in my kitchen | flamming french failure

I had been looking forward to the Jacksons coming over for dinner at our new place for weeks! I spent a good portion of what should have been working hours thinking about what I’d make; tossing up back and forth between Italian and French (my two favourite cuisines). I decided on French because Jay bought me a crème brûlée set for Christmas (a cool kitchen blow torch and four Gordon Ramsey dishes) and I hadn’t ever attempted making one myself (although I eat it at any restaurant I visit!). I should have gone with Italian.

The Menu

Entree: Cauliflower soup with crispy bacon, porcini mushrooms & bread crumbs
Main: chicken braised with white wine, cream & thyme served with green beans and roast herbed potatoes
Dessert:  crème brûlée with icecream

Monday was a public holiday, so I got up early and while watching the ANZAC remembrance on TV, I started making the crème brûlée. I made 6 in total (2 for testing) and they were progressing perfectly (cream custard mix was divine and the cooking and cooling went well) and the test brûlées tasted amazing! It was only when dinner came around and the blow torch broke down and I had to cook them under the grill that it all fell apart. I burnt them, then scraped off the burnt top, re-chilled them and grilled the them again but the custard had warmed too much and although they tasted nice, they became a warm custard pudding with toffee tops…..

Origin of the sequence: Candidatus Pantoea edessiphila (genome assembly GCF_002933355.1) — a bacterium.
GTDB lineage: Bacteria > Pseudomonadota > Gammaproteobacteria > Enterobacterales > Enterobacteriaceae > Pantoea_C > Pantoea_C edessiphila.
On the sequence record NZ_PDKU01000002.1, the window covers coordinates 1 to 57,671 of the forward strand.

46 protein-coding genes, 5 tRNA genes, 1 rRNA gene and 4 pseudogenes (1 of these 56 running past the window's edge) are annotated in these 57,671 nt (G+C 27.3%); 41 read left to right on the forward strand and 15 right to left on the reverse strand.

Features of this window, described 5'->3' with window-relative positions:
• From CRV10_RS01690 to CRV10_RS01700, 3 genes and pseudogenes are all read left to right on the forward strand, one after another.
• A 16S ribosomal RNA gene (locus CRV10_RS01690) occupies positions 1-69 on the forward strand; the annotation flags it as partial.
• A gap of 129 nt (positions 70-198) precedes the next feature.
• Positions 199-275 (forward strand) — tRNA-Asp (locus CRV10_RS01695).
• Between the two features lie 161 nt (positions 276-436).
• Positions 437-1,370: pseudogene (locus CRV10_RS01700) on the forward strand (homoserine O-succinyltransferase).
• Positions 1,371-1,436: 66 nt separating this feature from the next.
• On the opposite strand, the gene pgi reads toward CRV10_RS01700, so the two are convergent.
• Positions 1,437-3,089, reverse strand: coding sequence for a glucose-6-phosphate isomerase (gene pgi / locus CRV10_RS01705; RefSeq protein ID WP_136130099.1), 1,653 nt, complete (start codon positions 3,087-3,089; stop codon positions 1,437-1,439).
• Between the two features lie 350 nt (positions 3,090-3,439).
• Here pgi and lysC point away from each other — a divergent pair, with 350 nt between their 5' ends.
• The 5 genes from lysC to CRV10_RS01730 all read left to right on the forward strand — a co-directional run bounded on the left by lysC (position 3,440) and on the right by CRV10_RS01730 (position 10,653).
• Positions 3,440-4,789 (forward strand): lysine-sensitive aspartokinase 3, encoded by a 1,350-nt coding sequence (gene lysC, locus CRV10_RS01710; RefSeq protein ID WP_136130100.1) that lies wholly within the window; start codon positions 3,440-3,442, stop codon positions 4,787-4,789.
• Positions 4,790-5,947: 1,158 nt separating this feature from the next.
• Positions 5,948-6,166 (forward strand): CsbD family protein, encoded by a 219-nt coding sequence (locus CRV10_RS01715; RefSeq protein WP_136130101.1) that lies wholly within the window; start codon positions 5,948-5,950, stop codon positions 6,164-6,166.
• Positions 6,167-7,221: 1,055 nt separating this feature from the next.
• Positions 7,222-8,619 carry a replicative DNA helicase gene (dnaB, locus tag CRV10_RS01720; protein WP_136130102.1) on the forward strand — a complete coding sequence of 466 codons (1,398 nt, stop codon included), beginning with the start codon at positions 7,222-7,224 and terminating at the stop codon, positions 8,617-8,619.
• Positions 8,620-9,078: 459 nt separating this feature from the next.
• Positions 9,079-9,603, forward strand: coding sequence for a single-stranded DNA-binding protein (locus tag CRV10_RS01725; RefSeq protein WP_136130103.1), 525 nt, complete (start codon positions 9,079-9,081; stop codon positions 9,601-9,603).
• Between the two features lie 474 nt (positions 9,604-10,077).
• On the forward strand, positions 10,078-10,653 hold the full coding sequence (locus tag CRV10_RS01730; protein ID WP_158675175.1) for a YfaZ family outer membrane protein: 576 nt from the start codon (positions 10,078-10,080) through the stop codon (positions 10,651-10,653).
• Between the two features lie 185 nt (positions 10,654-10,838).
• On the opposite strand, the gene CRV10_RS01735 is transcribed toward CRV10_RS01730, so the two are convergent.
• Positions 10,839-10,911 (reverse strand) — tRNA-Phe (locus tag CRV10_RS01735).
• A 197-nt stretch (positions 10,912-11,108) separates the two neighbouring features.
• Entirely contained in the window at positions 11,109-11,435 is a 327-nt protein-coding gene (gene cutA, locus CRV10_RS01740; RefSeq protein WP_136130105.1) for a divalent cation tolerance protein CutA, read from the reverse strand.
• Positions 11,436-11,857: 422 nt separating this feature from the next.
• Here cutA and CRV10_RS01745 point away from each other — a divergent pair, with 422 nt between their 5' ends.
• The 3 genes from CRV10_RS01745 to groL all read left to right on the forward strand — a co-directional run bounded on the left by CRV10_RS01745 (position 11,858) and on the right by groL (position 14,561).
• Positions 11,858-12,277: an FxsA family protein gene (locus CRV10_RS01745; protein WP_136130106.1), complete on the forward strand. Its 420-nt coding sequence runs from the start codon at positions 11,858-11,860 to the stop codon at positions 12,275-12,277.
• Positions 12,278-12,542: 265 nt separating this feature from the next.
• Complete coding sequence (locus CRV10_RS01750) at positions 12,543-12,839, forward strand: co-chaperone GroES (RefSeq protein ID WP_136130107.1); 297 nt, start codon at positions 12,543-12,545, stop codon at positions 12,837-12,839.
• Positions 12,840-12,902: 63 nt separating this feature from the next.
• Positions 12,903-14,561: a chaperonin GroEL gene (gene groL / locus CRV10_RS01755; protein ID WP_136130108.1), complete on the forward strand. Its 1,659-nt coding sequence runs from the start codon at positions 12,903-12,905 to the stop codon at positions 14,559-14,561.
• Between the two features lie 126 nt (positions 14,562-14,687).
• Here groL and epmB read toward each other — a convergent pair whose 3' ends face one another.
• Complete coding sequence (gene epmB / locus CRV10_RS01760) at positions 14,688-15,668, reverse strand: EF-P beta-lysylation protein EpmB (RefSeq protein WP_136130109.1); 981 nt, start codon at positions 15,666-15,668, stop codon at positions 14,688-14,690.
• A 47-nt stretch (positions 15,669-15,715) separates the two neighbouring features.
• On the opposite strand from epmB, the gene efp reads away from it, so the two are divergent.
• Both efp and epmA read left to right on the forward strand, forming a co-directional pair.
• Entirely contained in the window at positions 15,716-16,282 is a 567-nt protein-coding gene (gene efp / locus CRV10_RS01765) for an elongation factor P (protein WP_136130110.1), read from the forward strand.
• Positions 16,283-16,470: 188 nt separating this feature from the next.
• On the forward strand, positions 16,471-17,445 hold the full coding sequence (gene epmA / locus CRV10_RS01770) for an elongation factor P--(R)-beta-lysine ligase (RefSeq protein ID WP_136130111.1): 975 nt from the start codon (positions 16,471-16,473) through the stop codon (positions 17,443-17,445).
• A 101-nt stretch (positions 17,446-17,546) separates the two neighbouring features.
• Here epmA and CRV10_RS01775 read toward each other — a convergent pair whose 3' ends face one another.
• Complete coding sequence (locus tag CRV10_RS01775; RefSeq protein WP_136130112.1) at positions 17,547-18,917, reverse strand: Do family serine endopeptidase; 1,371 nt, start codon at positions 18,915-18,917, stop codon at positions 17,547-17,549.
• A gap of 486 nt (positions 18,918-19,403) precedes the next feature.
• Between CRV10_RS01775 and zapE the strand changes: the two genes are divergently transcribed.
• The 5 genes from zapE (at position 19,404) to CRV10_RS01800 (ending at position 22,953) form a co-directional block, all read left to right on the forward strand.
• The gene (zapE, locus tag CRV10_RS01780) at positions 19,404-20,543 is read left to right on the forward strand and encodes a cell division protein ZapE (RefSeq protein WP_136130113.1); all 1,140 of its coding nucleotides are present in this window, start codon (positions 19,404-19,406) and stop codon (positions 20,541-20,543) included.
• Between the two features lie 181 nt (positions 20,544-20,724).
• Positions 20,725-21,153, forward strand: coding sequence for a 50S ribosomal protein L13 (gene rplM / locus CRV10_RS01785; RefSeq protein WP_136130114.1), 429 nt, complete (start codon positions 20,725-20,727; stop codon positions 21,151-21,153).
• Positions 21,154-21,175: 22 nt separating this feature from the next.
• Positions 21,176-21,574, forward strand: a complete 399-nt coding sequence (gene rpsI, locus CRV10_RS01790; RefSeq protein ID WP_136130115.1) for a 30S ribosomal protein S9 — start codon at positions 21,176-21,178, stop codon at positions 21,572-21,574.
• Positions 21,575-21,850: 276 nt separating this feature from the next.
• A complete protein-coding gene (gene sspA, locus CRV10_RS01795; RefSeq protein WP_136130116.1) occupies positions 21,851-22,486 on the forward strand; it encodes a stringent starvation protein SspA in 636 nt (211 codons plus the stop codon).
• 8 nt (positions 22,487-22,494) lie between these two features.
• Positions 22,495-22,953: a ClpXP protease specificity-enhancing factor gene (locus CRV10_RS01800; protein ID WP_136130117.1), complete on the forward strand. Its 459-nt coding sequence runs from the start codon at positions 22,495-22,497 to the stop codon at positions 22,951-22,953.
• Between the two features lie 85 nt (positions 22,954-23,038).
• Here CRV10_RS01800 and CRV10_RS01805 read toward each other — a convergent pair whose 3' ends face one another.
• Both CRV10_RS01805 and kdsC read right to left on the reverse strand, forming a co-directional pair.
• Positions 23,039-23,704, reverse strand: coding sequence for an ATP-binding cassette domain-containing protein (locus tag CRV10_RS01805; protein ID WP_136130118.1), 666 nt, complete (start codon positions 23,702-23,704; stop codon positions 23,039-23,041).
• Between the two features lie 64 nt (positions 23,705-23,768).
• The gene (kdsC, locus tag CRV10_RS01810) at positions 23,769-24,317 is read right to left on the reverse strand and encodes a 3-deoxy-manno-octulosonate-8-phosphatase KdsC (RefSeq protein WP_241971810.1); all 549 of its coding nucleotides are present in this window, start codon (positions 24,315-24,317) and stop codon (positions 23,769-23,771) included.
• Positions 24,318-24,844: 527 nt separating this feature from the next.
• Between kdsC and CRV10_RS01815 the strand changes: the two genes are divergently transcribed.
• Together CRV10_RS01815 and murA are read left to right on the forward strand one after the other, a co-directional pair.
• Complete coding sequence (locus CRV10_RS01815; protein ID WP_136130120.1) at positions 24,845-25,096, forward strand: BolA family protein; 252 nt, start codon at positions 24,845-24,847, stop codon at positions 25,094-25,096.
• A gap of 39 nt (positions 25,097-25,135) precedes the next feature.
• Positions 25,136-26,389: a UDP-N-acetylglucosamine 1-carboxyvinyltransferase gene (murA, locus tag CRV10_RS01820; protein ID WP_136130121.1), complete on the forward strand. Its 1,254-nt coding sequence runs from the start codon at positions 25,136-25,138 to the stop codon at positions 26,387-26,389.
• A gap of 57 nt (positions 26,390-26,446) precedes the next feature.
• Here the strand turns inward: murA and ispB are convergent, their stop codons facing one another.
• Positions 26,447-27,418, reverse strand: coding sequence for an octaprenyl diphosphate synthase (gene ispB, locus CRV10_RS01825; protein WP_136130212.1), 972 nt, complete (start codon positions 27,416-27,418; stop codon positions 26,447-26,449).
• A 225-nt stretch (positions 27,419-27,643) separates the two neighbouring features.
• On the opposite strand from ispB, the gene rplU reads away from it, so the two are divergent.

Crème Brûlée – recipe by Donna Hay

  • 1 ltr single pouring cream
  • 8 egg yolks
  • 1 vanilla bean, sliced length ways and seeds scraped
  • 1/2 cup caster sugar
  • extra caster sugar for the top (2 tsp per brûlée)
crème brûlée - ready to set
crème brûlée ready for torching
the disastrous crème brûlée

I love warm soup on a cold day. Its rained every year on memory over Easter and this year was the same. Actually, it’s still raining now!

I didn’t follow a recipe for this Cauliflower soup, but here are the ingredients:

Cauliflower Soup with crispy bacon, croutons & porcini

  • 1 head of cauliflower, stems removed & cut into florets
  • 1 large brown onion, diced
  • 1 litre of chicken stock
  • 1 cup of water
  • 1 cup single pouring cream
  • 1/4 cup dried porcini mushrooms; rehydrated
  • 4 slices lean bacon, diced
  • 2 slices bread (sour dough preferred), finely diced or blitzed in the food processor
  • 1 clove garlic, minced
  • 2 tbs olive oil
  • salt & pepper

*tip: you’ll require a big saucepan for this

Cook onion over medium heat til translucent (careful not to brown), add in garlic and cook for a 30 seconds (or until fragrant). Add the cauliflower, stock and water and simmer for 20 mins (or until cauliflower is tender).

Meanwhile, over medium heat fry off bacon for a few minutes then add in bread and porcini and fry til crispy (about 3-5 mins). Take off heat and put to the side til ready for serving.

Pour soup into a blender or use a handheld blender with a heat attachment to blitz directly in the pot. Add in cream, season to taste. Serve in a bowl garnished with bacon mixture!

cauliflower soup with crispy bacon, croutons & porcini bits

This soup was tasty and turned out well, unlike my main & dessert….